Car Critics vs. Rock Critics

I will spare myself no embarrassment. Like William Safire, to whom I credit the idea of an annual mea culpa, I will not attempt to save face retroactively. These are not typos, transpositions of numbers or other copy-editing errors (although I had a few of those too). These are errors of substance and judgment. I can be such an idiot sometimes.

– Dan Neal, What I Got Wrong (and Right) in 2012

Link submitted by a new convert to (they all come around eventually), who adds, “Dan Neil is a treasure. I’m hardly a car buff, but I read his columns religiously. Wouldn’t it be nice to see some music critics do this?”

I don’t know much about cars other than how to drive and play music really loud in them, and I agree, the article’s terrific. I wouldn’t mind seeing more of this in music criticism, too, though I’m not sure what the criteria would be (critiquing a car being somewhat different than critiquing a piece of music; the former is more reliant on objective metrics, no?). Still, it’s a fetching idea.

Does anyone in music criticism do this? Is it a good idea?


2 thoughts on “Car Critics vs. Rock Critics

  1. Long-time rock critic fan, new rockcritics fan I should have added! And I’m glad you liked the article!

    While there are some errors of fact in the Neil article, he starts off with acknowledging he was far too forgiving of a car maker [i]because he wanted to like it[/i]:
    “First and worst: I was too easy on the Fisker Karma, a range-extended plug-in electric luxury sedan built in Finland and imported by the Orange County, Calif.-based company. I really wanted this car to be great…But in the end, I see in hindsight, the car is too heavy, too overpromised in terms of performance and efficiency, and it is just too durably weird-looking to love.”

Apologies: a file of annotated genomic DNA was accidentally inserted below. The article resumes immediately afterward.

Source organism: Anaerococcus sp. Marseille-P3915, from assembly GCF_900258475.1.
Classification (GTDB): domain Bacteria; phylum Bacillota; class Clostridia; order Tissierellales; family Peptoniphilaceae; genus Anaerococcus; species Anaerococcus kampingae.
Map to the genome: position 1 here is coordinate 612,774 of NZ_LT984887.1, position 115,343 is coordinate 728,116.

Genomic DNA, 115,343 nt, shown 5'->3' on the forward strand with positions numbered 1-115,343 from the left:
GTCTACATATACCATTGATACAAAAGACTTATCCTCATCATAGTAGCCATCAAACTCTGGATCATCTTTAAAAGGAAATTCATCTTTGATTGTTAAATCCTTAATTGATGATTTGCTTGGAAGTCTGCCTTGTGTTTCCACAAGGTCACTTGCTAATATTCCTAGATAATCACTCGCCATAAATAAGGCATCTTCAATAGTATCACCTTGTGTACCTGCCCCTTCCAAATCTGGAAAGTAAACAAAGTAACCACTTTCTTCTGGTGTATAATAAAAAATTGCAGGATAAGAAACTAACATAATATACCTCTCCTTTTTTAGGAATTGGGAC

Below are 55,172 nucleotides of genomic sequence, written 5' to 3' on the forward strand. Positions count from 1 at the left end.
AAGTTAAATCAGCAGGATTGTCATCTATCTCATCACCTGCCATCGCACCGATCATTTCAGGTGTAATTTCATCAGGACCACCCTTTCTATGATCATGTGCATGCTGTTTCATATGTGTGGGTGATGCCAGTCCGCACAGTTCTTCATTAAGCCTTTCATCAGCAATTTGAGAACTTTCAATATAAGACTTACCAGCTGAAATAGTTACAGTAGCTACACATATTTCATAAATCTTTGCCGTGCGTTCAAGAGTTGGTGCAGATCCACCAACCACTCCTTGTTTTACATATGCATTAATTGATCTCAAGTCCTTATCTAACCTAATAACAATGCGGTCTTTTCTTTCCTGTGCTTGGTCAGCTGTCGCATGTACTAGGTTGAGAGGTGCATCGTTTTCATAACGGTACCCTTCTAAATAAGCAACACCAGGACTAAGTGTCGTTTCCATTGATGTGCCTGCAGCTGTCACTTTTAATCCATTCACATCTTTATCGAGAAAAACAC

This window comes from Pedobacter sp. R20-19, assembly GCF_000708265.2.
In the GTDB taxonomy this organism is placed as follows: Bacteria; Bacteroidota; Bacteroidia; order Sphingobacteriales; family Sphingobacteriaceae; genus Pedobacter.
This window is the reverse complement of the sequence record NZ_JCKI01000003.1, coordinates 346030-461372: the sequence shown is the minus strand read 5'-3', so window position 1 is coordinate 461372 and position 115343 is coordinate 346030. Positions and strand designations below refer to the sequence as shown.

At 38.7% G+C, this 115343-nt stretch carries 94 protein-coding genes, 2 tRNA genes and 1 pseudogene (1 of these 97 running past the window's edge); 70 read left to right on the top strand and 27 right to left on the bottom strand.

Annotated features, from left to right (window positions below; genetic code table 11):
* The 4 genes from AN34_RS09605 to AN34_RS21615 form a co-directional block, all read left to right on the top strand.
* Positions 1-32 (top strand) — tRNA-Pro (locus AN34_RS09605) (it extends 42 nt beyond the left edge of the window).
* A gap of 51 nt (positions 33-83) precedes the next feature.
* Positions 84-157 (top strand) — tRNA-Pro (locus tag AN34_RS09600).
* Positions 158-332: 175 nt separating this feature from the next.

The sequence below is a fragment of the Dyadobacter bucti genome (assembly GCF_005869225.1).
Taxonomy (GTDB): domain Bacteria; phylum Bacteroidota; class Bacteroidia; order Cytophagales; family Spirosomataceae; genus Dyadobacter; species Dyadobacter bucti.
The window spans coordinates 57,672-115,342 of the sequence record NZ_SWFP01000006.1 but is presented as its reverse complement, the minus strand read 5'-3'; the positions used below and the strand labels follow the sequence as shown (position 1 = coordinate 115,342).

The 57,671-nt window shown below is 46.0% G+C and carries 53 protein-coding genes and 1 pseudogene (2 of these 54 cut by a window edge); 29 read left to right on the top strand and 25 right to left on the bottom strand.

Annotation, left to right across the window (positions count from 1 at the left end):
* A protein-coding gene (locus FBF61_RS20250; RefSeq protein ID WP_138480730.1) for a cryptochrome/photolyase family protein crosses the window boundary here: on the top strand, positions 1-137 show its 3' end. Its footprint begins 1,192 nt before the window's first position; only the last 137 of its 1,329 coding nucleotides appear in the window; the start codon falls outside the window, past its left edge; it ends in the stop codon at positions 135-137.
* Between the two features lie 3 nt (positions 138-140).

So sure, at it’s basis a car review is critical assessment of fuel efficiency, power, and design, it’s the sum of those parts that is the car, and thus, pretty subjective.

    Or, put another way: frequently you see a rock critic acknowledge that great albums reveal themselves over time, but then, isn’t the converse true as well. That sometimes records reveal themselves to be merely good over time?

  2. What I think might be an interesting equivalent is to have a music or movie critic who has reviewed a lot of albums or movies in a given year, do a December or January recap of everything they raved about and everything they panned, and see if their initial judgements still hold (and why or why not). This, to me, might be more interesting than yet another year-end favourites list where they only highlight the cream of the crop. Plus — and the link you sent bears this out somewhat — it is a way to get writers to think about and challenge their own taste and their own assumptions more. One of the inherent problems of criticism, especially these days, is that things get reviewed and then never discussed again, until (unless) they’re ready to be canonized.

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